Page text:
Last week, Amazon announced a three-day return-to-office (RTO), sparking muted fanfare among the downtown business community but backlash from its workers. Starbucks announced a similar policy several weeks back and it remains to be seen what the long-term trend will be for major employers in our region.
I’ve been thinking a lot about the post-pandemic recovery of cities and transit. Pessimists are calling this the death knell of cities as we know it while optimists envision an opportunity to reinvent our whole concept of the city. The one thing obvious to both camps is that a complete return to the pre-pandemic state is a virtual impossibility.
A successful RTO by Amazon and other employers will undoubtedly provide a short-term boost to downtown life and transit ridership. But it would be foolish for cities to hang their hat on RTO mandates. Some companies will go back mostly in-person, some will stick to mostly remote, and the rest will be somewhere in-between. A hybrid world is our most likely future state.
The silver lining is that mass remote work was likely going to happen at some point so it’s not like this is some inconceivable future that no one thought of. That said, planners would have been graced with a much longer time scale in a pandemic-free world. That benefit has evaporated with the system shock brought on by COVID.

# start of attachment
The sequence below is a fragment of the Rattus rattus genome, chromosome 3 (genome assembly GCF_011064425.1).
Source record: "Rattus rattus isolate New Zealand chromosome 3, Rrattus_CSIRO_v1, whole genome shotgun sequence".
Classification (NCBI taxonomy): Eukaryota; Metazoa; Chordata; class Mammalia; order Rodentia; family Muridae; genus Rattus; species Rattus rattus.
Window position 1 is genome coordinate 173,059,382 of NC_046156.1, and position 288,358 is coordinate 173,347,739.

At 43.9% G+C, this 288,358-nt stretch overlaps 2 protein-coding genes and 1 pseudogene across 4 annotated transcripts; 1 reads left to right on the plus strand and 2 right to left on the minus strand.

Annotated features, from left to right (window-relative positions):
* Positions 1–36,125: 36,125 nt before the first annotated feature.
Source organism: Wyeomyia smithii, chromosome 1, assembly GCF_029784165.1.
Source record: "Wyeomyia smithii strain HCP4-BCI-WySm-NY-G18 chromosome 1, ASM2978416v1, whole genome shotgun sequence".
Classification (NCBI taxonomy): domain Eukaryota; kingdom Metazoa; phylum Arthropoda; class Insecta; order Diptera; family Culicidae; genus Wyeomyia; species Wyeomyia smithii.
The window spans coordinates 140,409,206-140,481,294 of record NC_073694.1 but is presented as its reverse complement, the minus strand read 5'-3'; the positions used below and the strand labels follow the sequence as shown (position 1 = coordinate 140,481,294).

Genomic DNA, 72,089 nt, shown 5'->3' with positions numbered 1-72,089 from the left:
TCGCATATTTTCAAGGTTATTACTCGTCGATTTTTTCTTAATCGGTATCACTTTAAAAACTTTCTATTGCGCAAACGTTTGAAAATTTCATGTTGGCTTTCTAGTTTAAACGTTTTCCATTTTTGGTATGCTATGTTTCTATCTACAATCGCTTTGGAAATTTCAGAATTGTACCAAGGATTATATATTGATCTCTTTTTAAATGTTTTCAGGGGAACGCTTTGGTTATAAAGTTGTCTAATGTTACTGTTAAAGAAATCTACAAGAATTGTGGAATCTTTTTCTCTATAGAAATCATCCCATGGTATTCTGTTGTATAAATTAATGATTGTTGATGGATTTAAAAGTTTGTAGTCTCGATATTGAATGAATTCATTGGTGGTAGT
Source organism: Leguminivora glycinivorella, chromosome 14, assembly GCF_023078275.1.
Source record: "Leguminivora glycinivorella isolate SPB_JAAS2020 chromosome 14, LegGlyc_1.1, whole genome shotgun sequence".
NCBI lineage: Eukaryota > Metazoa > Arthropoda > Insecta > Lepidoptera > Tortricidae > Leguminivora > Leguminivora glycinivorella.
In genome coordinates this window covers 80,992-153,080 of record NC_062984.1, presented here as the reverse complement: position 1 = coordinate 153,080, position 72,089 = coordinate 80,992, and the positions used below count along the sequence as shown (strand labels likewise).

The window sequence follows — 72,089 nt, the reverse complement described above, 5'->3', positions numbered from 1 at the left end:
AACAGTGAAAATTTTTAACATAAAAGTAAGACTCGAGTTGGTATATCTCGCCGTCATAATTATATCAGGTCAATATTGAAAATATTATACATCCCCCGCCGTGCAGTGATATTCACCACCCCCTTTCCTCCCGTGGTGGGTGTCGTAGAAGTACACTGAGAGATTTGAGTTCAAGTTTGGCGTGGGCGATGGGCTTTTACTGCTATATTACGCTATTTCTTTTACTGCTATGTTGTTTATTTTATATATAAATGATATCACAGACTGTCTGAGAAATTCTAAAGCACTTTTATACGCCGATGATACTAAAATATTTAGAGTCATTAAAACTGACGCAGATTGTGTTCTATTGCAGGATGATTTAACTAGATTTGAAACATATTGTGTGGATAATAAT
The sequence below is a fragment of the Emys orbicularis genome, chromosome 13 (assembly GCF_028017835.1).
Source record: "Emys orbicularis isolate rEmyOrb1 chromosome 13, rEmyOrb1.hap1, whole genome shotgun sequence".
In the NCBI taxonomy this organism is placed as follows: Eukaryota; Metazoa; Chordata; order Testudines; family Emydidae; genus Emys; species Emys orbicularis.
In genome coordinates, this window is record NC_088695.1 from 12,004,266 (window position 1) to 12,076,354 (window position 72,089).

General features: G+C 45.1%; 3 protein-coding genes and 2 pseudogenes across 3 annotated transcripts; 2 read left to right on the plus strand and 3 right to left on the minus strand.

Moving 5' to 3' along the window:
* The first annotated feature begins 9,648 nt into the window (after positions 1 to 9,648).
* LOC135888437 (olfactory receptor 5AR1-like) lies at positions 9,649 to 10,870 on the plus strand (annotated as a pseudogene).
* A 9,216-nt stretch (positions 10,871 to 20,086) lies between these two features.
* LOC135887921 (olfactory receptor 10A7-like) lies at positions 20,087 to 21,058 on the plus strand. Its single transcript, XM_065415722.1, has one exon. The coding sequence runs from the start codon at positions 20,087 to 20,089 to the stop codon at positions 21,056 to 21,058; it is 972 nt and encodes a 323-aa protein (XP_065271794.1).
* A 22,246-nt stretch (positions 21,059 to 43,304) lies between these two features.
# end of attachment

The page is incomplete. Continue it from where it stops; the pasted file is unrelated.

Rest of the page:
If the pandemic made anything egregiously obvious, it’s that American cities were just built wrong. We often cast this indictment on the suburbs but it holds equally true for downtowns. The idea that we zoned the hearts of our cities to only accommodate a flood of workers within a 10-hour period each weekday seems comical now, but it’s a reality we have to contend with.
Moving forward, there are certainly practical questions, like the viability of converting office space to residential or rightsizing transit investments. But beyond the practicalities, it’s worth looking to our friends in Europe or Asia, where dispersed density has been the model of urbanism for hundreds of years. Even if downtowns will never be the same again, their loss is every other urban neighborhood’s potential gain.128 comments